• Changes to Tenancy: Landlords may charge a fee of up to £50 for making any amendments to the rental agreement such as the addition of another tenant or allowing pets etc. Importantly this fee may not be charged for any changes in the length of the tenancy such as when a renewal is agreed.


Under the Tenant Fees Act, security deposits will be limited to a maximum of five weeks rent for any property where the annual rental fees are under £50,000 (c£4,167 pcm). Landlords of any rental properties over this threshold may secure six weeks rent as a security deposit.

Holding deposits on the other hand shall now be limited to a maximum of one week’s rent. This fee, charged to secure the rental of a property when it is being marketed, must also be returned to the tenant either as a direct refund or be used in part payment of either the first month’s rental  or as part of the security deposit.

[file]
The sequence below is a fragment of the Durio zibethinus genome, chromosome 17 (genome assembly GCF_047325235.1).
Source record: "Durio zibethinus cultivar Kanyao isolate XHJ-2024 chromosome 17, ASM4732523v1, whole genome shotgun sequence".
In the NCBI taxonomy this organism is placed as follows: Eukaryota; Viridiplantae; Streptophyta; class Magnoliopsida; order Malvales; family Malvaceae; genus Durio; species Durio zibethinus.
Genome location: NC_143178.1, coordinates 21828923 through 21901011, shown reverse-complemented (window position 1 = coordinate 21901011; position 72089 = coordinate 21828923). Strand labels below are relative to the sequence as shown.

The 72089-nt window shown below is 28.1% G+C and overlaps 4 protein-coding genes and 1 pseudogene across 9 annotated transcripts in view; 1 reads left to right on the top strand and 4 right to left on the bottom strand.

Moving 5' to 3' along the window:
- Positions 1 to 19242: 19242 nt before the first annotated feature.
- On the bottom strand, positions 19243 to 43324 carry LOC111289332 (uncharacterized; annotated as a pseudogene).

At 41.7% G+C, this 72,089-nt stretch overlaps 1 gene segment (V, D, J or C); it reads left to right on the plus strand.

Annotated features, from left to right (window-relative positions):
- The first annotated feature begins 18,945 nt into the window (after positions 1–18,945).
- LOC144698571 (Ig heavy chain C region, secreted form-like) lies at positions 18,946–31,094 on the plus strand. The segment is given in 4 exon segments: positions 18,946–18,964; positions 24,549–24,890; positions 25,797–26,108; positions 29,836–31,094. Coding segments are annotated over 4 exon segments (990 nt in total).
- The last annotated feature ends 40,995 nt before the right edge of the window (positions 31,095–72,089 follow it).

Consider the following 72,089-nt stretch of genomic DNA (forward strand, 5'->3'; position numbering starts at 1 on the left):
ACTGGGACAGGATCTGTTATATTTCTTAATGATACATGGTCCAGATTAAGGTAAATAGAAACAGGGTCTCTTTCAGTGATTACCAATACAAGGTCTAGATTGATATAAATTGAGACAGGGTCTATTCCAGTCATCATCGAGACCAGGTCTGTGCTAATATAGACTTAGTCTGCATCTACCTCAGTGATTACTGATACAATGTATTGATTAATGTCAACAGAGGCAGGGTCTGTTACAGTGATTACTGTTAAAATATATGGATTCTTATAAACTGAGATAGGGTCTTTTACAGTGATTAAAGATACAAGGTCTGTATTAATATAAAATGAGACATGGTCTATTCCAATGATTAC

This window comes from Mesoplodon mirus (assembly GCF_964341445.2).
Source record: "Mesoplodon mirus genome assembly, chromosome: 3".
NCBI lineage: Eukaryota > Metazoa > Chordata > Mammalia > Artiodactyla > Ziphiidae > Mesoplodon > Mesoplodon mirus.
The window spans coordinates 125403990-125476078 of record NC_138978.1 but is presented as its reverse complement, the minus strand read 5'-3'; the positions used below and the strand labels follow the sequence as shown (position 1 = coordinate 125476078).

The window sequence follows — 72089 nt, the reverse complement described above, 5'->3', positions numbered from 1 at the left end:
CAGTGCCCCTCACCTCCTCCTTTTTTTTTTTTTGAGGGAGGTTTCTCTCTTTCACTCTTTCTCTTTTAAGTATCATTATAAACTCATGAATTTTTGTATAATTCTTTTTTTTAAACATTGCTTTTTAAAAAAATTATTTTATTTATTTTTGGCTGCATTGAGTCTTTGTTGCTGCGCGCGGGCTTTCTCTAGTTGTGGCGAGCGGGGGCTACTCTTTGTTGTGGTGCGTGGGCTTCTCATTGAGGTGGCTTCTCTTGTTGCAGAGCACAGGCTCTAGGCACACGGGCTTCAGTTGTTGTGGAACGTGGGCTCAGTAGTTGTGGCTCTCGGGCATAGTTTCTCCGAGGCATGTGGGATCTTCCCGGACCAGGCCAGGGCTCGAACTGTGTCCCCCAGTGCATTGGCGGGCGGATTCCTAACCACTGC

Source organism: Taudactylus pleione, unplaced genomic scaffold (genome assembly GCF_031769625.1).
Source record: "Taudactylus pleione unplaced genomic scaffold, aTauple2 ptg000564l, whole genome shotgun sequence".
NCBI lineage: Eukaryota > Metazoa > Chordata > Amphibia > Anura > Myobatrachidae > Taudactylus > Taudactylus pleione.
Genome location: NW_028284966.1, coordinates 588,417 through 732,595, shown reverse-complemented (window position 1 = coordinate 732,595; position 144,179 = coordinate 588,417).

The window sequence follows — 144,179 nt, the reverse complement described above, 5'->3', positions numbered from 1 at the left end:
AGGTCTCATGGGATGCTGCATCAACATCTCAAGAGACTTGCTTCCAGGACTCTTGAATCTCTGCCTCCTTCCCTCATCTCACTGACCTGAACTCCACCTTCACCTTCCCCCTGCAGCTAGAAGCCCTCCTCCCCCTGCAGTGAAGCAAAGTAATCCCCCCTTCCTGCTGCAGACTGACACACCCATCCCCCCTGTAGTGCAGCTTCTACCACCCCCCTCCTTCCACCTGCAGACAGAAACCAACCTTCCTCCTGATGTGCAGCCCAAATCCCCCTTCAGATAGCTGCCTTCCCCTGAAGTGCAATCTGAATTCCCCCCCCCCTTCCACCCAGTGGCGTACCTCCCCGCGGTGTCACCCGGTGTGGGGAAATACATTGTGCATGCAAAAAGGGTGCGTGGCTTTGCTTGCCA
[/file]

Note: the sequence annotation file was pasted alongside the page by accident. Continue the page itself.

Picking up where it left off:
The holding deposit must be returned or applied to one of the other settlement methods within 15 days of receipt unless another date is agreed by both the tenant and the landlord. Once the deadline has passed, the landlord must return (or otherwise apply) the holding deposit within seven days.

The landlord may only keep the holding deposit if:

  • The tenant does not complete all reasonable steps to enter the tenancy within an agreed time.
  • The tenant withdraws from the agreement prior to competition.
  • The tenant fails a Right to Rent check (see below) or they provide misleading or false information which affects their suitability as a tenant of the property.

Failure to Comply with The Tenant Fees Act

Landlords who fail to comply with these new regulations can face civil prosecution for their first offence which carries fines of up to £5000.